Kambosos Jnr Rules Ogilvie, Calls out Billy Dib.

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BOTH George Kambosos and Brandon Ogilvie talked a very big game going into their high-stakes collision on Friday night. And remarkably, the duo delivered, putting together a thrilling twelve round battle which was ultimately won by the fast-thinking and more dexterous Kambosos – who wrestled Ogilvie of his WBA Oceania lightweight bauble – while earning the coveted mantle of being Australia’s consensus number one lightweight. The fight, which pitted two promising prospects against each other with plenty to lose, proved to be the gripping affair that most expected, which is rare given the high expectations that the regional title fight had already been afforded. Given that both Kambosos (now 11-0, 6 KOs) and Ogilvie (now 17-2-1, 9 KOs) went into the fight at The Big Top within Sydney’s Luna Park precinct with legitimate aspirations to fight abroad, something had to give. For all the talk of Ogilvie’s impressive run of form away from home and Kambosos’ lack of a credible name on his resume, it was the Sydney-based challenger who stepped up, shining when it mattered most.

Kambosos, 23, showed maturity beyond his years, controlling the action with his clear advantage in hand speed, ring generalship and his immaculate ability to time Ogilvie onto both his right-hand counter and lead uppercut. To his credit, Ogilvie, 22, did not relent for twelve consecutive rounds and charged forward with vicious intent, despite having limited success. Although Kambosos appeared to be leading from the opening round onwards, there was a sense of urgency from Ogilvie from the midway point and beyond, and he looked threatening throughout, particularly with his looping right-hand. However, Kambosos began to pull away after an impressive ninth round, where he stunned his Perth-based rival, who did well to survive the round. An accidental clash of heads, which resulted in a gash above Kambosos’ right eye, looked to have halted the unbeaten prospects momentum. Perhaps sensing his lead, Kambosos retreated to a more traditional defensive stance and cruised to victory, with judges Les Fear, Justin Kennedy and George Plellis favouring the local by dominant margins of 116-112, 119-110 and 118-110. For all his trash-talk and bravado, Kambosos paid credit to his defeated opponent post-fight, after lapping in the deserved applause from an adoring home crowd.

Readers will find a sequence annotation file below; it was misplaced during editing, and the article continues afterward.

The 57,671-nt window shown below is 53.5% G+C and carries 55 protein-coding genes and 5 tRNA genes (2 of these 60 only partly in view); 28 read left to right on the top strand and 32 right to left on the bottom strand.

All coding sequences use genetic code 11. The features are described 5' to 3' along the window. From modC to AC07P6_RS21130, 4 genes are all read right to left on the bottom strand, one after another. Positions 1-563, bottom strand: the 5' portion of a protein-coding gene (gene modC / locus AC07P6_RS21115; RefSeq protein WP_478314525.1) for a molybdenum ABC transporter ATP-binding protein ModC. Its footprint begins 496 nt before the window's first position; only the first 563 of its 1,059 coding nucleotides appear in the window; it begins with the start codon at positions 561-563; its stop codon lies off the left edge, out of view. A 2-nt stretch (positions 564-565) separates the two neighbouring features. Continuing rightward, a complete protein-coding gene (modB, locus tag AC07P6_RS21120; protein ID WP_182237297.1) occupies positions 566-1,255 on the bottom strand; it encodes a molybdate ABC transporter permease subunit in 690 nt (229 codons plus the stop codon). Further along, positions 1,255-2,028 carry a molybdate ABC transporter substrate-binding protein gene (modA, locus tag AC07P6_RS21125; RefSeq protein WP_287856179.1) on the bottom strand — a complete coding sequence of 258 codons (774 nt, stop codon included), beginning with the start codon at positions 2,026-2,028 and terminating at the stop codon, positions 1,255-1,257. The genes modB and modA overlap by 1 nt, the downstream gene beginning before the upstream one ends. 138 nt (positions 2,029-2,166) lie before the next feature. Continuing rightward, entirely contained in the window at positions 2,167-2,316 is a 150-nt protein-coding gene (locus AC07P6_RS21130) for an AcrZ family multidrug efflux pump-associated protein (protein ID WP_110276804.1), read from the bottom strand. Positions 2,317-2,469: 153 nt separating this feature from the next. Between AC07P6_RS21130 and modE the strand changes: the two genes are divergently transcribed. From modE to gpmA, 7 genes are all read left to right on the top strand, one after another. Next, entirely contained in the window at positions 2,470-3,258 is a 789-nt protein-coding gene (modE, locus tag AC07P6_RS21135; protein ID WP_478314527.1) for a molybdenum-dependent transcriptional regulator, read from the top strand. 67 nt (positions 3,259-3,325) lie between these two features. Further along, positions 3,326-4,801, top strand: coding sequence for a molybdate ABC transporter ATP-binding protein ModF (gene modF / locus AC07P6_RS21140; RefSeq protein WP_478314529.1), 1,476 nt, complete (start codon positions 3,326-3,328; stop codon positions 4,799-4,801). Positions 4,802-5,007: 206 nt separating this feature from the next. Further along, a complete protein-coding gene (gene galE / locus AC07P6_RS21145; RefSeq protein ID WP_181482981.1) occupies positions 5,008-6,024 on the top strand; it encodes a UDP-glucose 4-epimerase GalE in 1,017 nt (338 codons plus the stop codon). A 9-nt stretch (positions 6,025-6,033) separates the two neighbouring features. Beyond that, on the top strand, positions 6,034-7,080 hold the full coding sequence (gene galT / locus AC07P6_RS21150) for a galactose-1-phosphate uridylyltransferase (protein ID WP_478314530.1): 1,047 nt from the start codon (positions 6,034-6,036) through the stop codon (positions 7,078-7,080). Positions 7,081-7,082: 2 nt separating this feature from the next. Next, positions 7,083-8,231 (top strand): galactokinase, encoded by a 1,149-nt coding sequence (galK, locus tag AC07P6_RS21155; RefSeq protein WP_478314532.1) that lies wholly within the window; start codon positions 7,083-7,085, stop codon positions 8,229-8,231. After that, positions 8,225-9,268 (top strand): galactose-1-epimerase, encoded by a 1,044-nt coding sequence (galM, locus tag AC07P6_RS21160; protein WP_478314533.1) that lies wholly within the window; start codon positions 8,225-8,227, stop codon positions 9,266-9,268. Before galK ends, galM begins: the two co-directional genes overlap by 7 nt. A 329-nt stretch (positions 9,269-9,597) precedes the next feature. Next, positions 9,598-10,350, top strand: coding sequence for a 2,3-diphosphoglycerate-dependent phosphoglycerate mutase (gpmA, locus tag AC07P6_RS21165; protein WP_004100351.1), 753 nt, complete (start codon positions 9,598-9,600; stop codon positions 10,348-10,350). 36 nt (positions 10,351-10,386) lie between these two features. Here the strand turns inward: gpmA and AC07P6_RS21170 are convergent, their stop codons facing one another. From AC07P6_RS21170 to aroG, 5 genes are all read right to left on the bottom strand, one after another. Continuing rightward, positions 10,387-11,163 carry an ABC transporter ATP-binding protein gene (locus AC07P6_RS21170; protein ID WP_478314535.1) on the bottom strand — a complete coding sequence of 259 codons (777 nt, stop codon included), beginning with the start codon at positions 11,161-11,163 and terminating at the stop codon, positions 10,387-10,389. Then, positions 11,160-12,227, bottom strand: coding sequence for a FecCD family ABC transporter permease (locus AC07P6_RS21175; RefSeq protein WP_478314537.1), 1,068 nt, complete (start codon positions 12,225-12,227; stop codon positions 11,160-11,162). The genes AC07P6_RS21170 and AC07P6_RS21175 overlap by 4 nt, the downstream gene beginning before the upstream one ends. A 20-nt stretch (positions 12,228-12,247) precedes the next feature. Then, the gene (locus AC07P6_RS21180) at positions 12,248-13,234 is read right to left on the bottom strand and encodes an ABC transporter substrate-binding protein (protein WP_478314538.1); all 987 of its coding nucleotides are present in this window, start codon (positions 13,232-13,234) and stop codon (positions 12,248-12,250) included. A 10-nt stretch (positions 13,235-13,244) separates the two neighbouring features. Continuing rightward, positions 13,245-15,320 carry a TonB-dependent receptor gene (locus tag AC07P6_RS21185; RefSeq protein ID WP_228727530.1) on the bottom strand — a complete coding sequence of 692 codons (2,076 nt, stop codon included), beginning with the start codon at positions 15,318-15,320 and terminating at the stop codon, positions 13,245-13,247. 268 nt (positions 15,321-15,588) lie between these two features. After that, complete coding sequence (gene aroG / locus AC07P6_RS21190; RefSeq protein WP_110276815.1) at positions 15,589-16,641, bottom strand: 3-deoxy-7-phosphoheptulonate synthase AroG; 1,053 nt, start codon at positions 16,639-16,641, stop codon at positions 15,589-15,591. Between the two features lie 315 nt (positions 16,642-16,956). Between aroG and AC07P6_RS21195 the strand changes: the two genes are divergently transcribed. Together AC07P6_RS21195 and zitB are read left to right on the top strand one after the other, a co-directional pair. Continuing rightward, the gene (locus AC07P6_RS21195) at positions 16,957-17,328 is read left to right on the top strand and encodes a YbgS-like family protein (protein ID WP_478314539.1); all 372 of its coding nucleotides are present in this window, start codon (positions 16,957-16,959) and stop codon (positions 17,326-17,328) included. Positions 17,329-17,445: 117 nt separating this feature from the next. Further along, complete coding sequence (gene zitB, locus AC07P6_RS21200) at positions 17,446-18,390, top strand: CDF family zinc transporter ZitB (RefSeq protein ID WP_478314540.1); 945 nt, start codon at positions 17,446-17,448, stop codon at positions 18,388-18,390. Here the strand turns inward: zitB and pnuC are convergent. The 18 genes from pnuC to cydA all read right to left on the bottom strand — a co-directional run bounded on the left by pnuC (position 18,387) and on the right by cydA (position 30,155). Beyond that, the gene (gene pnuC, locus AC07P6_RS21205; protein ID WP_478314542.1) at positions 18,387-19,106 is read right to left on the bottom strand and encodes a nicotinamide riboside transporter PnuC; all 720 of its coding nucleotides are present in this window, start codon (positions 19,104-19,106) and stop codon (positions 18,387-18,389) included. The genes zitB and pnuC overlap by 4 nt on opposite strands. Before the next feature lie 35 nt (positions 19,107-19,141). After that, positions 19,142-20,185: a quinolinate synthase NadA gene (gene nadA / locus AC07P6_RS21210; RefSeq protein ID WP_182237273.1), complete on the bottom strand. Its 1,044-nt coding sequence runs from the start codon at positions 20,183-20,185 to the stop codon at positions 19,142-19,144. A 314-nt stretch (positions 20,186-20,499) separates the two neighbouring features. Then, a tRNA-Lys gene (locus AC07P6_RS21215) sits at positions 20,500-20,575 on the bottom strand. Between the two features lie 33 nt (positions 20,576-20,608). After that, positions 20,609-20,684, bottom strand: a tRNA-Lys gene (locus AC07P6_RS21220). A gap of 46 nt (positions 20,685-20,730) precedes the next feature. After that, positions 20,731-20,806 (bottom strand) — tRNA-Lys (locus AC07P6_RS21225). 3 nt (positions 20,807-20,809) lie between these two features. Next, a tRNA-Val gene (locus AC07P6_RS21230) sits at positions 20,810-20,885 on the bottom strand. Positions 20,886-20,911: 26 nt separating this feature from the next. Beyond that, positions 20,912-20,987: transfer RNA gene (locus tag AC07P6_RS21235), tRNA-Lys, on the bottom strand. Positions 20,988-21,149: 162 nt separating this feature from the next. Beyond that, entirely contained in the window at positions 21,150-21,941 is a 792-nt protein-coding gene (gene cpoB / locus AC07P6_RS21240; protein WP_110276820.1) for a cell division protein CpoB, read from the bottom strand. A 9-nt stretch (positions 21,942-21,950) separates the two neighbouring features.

“He’s a warrior, he gave me a hell of a fight,” said Kambosos in his post-fight interview. To have two young guys like ourselves – the two best in Australia – to come up and fight each other, is something special. He didn’t have to fight me and I didn’t have to fight him. It was a great fight and a lot of fun, the fans loved it. I told you from the start, all the haters that sat there and talked all this sh*t. I’m sitting here now, I have all the belts and I’m the number one lightweight in Australia. It wouldn’t have been a post-fight interview without a parting shot of sorts from the winner, who took the opportunity to call for a fight with former IBF featherweight titleholder Billy Dib. Anybody can get it, in the world. Not Australia anymore, I’m done with Australia. Billy Dib? You want to go? We can sort it out.

George Kambosos is a controversial and polarising figure in Australian boxing that offers many things, with talk typically at the forefront of his repertoire. But on this particular night, he delivered a signature performance of the highest order. And for that, he can only be congratulated.